Many people protest Thanksgiving Day as a day that European settlers destroyed their way of life.

These groups of protestors refer to January 26 as Invasion Day or Survival Day.

These protestors want this date to be changed to January 1st, which is the anniversary of the Federation of Australia in 1901.

A day of national mourning!

Celebrations in 1938 saw the accompaniment of the Aboriginal Day of Mourning. Then in 1988 in Sydney, a large gathering of aboriginal people led an Invasion Day commemoration.

Still to this day some people refer to Australia Day as Invasion Day.

This day was referred to as Survival Day as early as 1992. It is thus a day that celebrates the survival of the Indigenous culture and heritage.

There have been calls to change the date of a national holiday due to this controversy.

Several different dates include:

  • January 1st – Federation of Australia
  • March 3rd – Australia Acts commencement
  • April 25th – ANZAC Day
  • May 9th – Opening of the first Federal Parliament
  • May 27th – Anniversary of the 1967 Referendum
  • July 9th – Constitution Day
  • December 3rd – Eureka Stockade

My Final Thoughts

Although this day is marked by controversy I do believe that a day should be celebrated.

There should be a day that all Australians can share with pride and honor.

This day should allow them to be proud of their heritage, and as well recognize the achievements of both individuals and groups.

Should the day be changed?

As to whether this date should be moved it is a muted point for me and many others. I am not saying that this day should be changed or not, but it is certainly open for debate.

What do you think?

I would love to hear your comments on this question. So, please comment below and tell me what you think.

After all, it is a day of sorrow for the Aboriginal people and I acknowledge that. We should all be sympathetic to what this day means for other Australians.

Not to sound bitter or harsh but this day has been set aside for nearly 70 years now.

And so for many, it is difficult for them to want change.

Until whether the date is changed or not, we should respect this date as a day to honor all Australians and recognized their achievements.

Further Information!

For more discussion on what you can do on Australia Day please head on over to the Australia Day website.

There you will find information about this special day, what events are planned to mark the occasion and how you can plan your event.

Thank You and Please Leave A Comment

I hope you enjoyed reading this article regarding what is Australia Day all about. If you have any questions or comments then please leave a comment below.

Please share with family and friends if you think this post will help others by using the social media buttons below.

Article Name
What Is Australia Day All About?
Australia Day falls on January 26th. It marks the date when the British settled in this new world. Learn the history of this day, its controversy, and more.
Publisher Name
The Genealogy Guide
Publisher Logo

12 thoughts on “What Is Australia Day All About?”

  1. As an Aussie, I love Australia Day! Another fun fact about Australia day is that Triple J (A national radio station) plays the hottest 100 songs from the previous year as voted by the country. It’s played throughout the day as a celebration of music and national pride. Aussie, aussie, aussie!

    1. That’s a great idea to celebrate this special day for Australians. There is just so many ways that people can celebrate Australia Day. And Australians do sure know how to party.

  2. Hi Owain, another very thorough article! I have quite a few Aussie mates and they really know how to celebrate Straya Day, as they call it! Interesting about the Aborigines being displaced, I wasn’t aware this was part of Australia Day. We Brits have a lot to answer for I guess. Nice touch by the Australian Government to celebrate by welcoming new citizens etc. I haven’t been to Australia yet and I should really go since I am very close here in Malaysia. Maybe one day. Does this mean the Aborigines can’t celebrate their culture in public or private?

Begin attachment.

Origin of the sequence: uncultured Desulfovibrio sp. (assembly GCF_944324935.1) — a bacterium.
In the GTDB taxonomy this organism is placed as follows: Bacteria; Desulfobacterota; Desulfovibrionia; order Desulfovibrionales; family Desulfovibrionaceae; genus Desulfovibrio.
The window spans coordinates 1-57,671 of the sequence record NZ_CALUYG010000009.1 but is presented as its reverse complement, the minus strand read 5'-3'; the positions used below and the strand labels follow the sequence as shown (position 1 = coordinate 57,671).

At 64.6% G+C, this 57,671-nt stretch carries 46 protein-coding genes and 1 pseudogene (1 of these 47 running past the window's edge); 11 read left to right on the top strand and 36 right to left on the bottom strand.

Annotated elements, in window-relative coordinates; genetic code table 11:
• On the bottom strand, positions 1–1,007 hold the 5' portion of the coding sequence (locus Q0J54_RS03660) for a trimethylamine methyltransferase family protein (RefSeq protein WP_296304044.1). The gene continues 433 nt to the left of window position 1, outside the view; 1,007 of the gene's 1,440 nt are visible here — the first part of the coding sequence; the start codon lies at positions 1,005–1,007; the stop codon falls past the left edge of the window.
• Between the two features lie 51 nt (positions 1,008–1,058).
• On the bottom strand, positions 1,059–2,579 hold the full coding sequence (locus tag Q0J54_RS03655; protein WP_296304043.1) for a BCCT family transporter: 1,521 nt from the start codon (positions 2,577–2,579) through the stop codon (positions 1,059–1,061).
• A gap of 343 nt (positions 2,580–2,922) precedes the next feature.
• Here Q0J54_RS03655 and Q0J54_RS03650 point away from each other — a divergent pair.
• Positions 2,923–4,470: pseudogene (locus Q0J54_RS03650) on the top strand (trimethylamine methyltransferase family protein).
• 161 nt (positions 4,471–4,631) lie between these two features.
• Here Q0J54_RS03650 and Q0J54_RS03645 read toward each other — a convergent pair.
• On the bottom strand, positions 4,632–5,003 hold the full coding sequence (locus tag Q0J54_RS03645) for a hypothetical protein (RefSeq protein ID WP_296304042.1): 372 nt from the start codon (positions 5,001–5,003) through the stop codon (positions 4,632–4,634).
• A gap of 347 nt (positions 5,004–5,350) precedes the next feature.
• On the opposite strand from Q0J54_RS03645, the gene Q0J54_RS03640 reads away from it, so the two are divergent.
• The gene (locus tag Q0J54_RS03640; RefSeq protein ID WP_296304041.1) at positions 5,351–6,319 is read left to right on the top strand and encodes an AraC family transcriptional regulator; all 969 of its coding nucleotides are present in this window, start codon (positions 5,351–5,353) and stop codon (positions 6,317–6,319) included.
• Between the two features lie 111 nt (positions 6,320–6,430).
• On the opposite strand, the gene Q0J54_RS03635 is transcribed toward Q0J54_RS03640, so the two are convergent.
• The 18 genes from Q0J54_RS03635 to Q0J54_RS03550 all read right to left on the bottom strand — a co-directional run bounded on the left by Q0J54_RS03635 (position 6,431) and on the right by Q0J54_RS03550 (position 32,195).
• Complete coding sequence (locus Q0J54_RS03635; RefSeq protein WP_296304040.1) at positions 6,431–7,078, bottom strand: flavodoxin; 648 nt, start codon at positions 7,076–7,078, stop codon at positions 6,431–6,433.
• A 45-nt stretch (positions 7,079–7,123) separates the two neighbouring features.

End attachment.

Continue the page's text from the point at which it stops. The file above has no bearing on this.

1. Hi Craig,

      You should go to Australia someday for a visit. There is just so much to see how and do.

      Unfortunately Australia Day is surrounded around controversy similar to Thanksgiving Day. For the Aborigines it is a day that marks the arrival of the British and destroying their way of life. Aborigines do though celebrate their heritage and culture publicly, and they wish for this special day to be moved to a more sensitive date where all Australians can enjoy and celebrate it.

  3. I was not aware of the history of Australia! You see I am Greek and we learn specific chapters of global history such us the French Revolution and the World Wars that has to do with our country! Thanks for the History Lesson! I learned something interesting today just by reading your post!
    Best wishes,

  4. That’s a lot of information and is very well written. I like how you laid it all out and made it simple to understand. Sometimes you get a mismatch of information and it is difficult to know what is right and what is not.


    1. You’re quite welcome Russ. Whenever I put posts like this on this site I like to fully research it first. By doing so I know I have put up correct information and that I have included everything about the subject in the post.

  5. Hello Owain, thank you for this information. Over the years I had picked up, ‘bits and pieces’ of Australian history, but it was not a subject I have studied. I am now more enlightened about the land ‘down under’.

    I liked the way you included the natives, the Aborigines and their perspective on things. A good post.

    1. I am glad that you felt that the article was informative. That was my goal. It’s not until we read about these occasions that we fully understand and appreciate these days. I hope I have done that on this occasion.

  6. It’s important to know history and understand its meaning. Thankfully we live now in a world were we can discuss and talk to each other. A luxury that was not given to every race 100 years ago. Your article was very informative for me ( I am not Australian and did not know about Australia Day at all). I admire what you are doing and wish you all the best.

    1. It always fascinates me finding out the history and origins of events such as this. Public holidays come along and we celebrate them. But sometimes we do not know the true history or meaning of these special dates. That’s why I lie to share days like this on this site.

Leave a Comment

Your email address will not be published. Required fields are marked *